Posted on: 6 January 2013

Maharajah Sree Padmanabhadasa Uthram Thirunal Marthanda Varma

A PORTRAIT OF THE MAHARAJAH OF TRAVANCORE, SOUTH INDIA, CIRCA 1845

Watercolour on paper

37 by 26.4 cm. (14 by 10 3/8 in.)

Source: www.sothebys.com


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This particular throne is a larger version of the other one sent for the Great Exhibition and can be viewed at the Kuthira Malika Palace Museum inside the Trivandrum Fort adjacent to the Pagoda of Sree Anantha Padmanabhaswamy.There is also another magnificient crystal throne exhibited next to it. This throne is entirely Travancorean in design incorporating none of the other's English features.

What is his name?

Maharajah Sree Padmanabhadasa Uthram Thirunal Marthanda Varma (The English spelt it as Outram or Ootram)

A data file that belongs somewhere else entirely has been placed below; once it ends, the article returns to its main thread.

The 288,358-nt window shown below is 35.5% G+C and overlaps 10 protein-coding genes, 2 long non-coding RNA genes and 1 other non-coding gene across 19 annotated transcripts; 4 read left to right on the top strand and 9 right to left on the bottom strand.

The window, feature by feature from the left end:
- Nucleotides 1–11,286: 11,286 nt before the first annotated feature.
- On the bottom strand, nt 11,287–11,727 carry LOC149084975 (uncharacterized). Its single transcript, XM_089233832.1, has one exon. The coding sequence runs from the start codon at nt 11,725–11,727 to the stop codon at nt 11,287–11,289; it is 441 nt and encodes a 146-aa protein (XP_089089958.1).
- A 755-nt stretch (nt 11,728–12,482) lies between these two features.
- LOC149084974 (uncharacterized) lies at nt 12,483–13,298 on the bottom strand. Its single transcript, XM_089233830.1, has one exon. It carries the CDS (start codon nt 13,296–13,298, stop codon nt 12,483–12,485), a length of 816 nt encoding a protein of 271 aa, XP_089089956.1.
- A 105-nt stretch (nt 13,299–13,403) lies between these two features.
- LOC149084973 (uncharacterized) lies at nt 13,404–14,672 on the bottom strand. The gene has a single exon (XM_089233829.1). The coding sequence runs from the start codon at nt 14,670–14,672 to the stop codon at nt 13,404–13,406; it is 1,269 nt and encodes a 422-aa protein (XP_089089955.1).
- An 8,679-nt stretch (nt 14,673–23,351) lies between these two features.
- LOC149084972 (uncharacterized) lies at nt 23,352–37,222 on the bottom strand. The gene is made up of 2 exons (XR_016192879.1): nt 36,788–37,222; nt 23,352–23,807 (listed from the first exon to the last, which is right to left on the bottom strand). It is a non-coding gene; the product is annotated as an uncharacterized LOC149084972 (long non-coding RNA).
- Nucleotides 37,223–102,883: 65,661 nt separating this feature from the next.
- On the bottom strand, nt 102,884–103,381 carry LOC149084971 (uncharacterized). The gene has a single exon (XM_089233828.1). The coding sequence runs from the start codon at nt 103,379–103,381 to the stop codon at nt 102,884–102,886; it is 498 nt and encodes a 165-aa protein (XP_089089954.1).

His grandson is a great carnatic exponent-Prince Rama Varma

great life size raja and life size achiever...

The costume is so strange, doesn't seem South Indian at all. Nowhere in sculpture we are seeing this type of garment...need to research some more...wonder why.

@Deepa Krishnan- This was the Chapkan, in vogue those days. The Travancore Mahrajahs wore the traditional Dhoti- 'the Kasavu Mundu', underneath and wore this as a cover for the more princely affairs. The Maharajas of Travancore until the late-Victorian period wore Silk Chapkans as Court Dress when they gave it up for more precisely cut Achkans, Morning Dresses and so on along the patterns of Chesterfield or Tail Coats. It clearly shows how attires are so influenced by the political circumstances of the day. When Greater India was largely Mughal Dominated, there was the clear influence even in the far-south. The old Aryan custom was not to wear anything that was 'not flowing', stitched clothes were a taboo and even hemmed shawls were not permitted.